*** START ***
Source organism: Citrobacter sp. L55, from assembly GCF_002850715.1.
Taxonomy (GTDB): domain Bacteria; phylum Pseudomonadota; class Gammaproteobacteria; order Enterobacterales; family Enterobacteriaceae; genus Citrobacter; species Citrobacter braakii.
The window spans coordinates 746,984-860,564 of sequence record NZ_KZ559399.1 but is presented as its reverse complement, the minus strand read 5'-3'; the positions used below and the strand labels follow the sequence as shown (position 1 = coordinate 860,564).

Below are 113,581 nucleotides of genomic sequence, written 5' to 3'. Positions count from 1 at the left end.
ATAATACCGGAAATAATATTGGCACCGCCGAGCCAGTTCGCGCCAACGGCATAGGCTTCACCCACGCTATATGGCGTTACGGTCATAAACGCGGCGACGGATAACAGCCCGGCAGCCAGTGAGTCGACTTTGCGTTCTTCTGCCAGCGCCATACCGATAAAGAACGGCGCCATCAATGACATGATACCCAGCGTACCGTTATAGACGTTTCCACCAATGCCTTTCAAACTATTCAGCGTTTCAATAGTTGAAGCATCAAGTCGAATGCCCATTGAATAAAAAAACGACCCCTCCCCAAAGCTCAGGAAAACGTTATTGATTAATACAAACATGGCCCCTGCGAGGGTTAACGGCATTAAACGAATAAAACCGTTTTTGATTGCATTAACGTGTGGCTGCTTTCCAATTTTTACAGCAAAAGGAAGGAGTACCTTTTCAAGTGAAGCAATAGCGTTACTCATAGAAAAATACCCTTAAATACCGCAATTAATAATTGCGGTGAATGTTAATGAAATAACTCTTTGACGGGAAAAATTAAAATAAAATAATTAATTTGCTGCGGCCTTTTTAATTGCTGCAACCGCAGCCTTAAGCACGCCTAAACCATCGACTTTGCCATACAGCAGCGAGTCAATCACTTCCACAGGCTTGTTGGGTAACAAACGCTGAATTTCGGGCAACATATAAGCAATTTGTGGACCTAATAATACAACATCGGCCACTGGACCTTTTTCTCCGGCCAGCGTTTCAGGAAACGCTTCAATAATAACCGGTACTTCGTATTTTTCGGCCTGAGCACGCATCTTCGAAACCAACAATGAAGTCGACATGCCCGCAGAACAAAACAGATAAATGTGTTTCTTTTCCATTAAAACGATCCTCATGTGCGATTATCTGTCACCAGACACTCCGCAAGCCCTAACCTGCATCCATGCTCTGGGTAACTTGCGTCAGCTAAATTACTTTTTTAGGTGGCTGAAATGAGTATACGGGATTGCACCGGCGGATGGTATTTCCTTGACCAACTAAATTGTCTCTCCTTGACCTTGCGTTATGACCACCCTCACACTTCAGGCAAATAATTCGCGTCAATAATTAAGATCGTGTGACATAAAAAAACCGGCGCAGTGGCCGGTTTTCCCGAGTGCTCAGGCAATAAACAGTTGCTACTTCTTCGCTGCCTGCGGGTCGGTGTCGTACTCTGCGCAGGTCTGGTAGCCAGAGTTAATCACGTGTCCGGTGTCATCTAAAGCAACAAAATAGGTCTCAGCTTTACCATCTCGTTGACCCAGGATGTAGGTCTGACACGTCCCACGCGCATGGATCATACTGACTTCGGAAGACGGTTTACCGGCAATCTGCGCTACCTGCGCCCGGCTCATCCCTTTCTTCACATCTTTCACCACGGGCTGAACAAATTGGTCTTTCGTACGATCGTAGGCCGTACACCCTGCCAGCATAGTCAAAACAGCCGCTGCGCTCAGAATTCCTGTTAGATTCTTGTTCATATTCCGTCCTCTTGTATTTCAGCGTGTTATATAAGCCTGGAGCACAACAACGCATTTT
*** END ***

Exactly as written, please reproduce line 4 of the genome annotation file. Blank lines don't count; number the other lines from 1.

Below are 113,581 nucleotides of genomic sequence, written 5' to 3'. Positions count from 1 at the left end.